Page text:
bill clinton wanted al gore to win. barack obama doesn't have that. the two front runners or maybe three, but two within his administration, whether bide own runs probably hinges on whether hilary runs. that doesn't seem to be an extension of what he does today. is that right? >> i think that's wrong. i have my own take on it. i have my own system to predicting elections. it's called the dees the white house. and it's how well think party holding the white house has governed, whether or not the sitting president is running again. so if barack obama wants to extend -- which is very difficult, have three democratic presidents in a row, it is all going to depend on his success in governing and leading the country. if he is success, and comes out as a very popular president who has achieved something, then there's an excellent chance that the democrats are capture another term in the white house. if he doesn't. if he leaves as a failed president like george w. bush, then we'll get a change in party power in 2016 and this is true regardless of the identity of the
that happened was with bill clinton. we will share with you some thoughts by jerry is joining us from detroit on the democrats' line, good morning. caller: what makes this inauguration so much more significant that it is taking place on martin luther king jr. birthday. dr. king was certainly a hero of mine and certainly to president obama. and certainly to anyone who believes in equality and social justice. host: on the republican line, steve is joining us from virginia, good morning. caller: is important to look at what has been accomplished in the first four years. the values the -- the value of united states dollar has been reduced by 50% and the value of gold has gone up. everybody on welfare has half as much money to use and all the contributors have golden safety deposit boxes. the rich got richer, and the poor have gotten poorer, let's hope the second term as a little bit more appropriate. host: thanks for the call. from "the national journal "-- the richard nixon inaugurals parade a pesticide to get rid of pigeons. calvin coolidge was sworn in by his own father and ulysses s. grant wa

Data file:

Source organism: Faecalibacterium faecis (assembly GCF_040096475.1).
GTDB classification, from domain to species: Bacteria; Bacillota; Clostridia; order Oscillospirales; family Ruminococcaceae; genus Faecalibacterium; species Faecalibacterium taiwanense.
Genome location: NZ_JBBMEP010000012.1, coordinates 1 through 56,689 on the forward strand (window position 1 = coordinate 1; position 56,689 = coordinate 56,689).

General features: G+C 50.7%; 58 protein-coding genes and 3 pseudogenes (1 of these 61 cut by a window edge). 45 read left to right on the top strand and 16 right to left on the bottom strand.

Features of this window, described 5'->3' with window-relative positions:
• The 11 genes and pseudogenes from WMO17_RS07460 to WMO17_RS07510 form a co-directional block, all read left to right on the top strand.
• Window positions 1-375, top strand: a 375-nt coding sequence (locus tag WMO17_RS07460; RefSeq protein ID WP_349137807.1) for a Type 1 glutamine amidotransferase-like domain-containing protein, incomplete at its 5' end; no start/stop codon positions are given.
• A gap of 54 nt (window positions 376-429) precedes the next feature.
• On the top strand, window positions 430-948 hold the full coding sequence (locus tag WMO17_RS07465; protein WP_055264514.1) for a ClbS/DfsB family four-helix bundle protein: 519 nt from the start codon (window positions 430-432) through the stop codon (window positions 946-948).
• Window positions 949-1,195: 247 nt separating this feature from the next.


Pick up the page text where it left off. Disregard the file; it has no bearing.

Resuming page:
a decade ago to when bill clinton was president and the government did shut down. who got the blame for that? it was congressional republicans. and that's why it's interesting that congressional republicans this time around taken such a hard line saying we're ready to go and let the government default if we don't get more spending cuts. >> what do you think is the strategy there looking at history and not very distant history, shira? >> i think that's, frankly, all republican haves to bargain with at this point. they're bargaining and when the president was at the podium today he essentially said your move, congress. come up with the next idea. but generally, that's all they have. they have the majority in the house. and in that case, it's not a very controlled caucus. it's a very fractured caucus. democrats controlling the senate and the white house. they don't have a good bargaining position here again. all they can do is appeal to the base and american people they want more spending cuts. >> jimmy, congresswoman morris, a republican quoted on politico saying i think it's possible